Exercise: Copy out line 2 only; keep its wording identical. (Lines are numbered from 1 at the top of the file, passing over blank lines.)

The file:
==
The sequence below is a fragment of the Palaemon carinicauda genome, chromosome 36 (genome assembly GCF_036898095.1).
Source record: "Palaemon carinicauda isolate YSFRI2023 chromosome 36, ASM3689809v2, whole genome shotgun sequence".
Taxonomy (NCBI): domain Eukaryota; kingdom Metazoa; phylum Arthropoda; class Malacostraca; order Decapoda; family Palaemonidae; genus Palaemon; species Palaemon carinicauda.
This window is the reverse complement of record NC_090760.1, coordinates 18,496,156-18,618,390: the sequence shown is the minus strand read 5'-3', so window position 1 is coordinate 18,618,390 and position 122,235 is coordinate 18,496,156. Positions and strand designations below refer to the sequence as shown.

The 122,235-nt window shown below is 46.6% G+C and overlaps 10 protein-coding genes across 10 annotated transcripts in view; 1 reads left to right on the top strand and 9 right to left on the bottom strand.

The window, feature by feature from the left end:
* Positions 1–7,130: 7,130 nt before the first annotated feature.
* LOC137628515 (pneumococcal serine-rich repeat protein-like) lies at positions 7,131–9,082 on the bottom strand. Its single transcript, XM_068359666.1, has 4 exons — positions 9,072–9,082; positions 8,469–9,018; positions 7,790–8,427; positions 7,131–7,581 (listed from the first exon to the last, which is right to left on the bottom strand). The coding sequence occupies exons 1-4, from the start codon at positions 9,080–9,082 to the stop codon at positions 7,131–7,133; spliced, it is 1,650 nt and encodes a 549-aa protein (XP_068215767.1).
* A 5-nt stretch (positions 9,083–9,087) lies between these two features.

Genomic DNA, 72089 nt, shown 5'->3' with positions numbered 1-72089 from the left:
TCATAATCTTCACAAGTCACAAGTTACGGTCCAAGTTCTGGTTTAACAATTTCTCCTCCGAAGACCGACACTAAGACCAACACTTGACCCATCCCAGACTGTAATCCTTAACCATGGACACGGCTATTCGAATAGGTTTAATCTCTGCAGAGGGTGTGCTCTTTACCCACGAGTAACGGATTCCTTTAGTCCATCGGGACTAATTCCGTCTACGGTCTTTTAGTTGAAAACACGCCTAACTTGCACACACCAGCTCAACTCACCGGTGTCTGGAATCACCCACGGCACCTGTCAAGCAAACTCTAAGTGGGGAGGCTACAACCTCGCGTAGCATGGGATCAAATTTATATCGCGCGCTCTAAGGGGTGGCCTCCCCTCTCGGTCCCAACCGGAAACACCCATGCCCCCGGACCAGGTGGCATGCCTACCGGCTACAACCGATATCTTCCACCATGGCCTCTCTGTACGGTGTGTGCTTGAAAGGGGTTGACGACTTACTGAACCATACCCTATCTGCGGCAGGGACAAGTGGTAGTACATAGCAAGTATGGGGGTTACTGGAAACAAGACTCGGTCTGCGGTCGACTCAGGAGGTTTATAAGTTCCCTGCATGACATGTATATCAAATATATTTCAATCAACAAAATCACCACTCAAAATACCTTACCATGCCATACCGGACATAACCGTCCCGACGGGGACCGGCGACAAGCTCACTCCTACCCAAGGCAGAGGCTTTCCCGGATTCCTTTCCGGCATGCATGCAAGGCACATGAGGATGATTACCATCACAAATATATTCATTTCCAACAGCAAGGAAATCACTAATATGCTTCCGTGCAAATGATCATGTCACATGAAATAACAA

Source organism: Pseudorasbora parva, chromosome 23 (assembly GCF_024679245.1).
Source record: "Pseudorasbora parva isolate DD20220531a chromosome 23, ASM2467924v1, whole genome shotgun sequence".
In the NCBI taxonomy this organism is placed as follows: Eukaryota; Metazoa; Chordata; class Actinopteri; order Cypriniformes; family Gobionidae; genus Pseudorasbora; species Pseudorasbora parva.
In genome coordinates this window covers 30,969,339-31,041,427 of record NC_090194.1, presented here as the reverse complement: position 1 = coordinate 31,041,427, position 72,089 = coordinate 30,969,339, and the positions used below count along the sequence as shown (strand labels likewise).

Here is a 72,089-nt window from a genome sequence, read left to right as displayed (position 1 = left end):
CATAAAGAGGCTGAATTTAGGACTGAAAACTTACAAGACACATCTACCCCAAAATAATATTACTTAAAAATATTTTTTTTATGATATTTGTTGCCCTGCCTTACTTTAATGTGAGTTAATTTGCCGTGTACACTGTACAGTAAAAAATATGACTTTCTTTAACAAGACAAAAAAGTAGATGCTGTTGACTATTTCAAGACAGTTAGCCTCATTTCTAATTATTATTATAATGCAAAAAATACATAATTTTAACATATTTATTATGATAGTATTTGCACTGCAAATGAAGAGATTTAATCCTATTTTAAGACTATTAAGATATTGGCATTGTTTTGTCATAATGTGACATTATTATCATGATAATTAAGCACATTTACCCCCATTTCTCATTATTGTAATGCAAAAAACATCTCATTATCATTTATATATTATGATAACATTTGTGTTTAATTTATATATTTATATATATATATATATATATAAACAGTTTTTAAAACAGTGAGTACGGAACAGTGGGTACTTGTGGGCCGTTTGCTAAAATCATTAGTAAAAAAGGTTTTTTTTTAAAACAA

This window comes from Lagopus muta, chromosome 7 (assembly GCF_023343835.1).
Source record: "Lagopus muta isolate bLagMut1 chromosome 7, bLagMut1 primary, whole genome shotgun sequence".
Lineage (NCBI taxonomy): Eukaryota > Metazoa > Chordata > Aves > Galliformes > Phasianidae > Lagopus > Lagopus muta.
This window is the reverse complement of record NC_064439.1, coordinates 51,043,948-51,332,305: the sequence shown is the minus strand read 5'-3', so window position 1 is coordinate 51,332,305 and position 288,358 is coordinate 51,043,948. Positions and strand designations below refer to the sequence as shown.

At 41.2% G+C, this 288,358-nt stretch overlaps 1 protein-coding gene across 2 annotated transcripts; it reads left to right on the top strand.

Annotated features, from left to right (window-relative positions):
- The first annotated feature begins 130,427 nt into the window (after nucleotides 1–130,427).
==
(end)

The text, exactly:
Source record: "Palaemon carinicauda isolate YSFRI2023 chromosome 36, ASM3689809v2, whole genome shotgun sequence".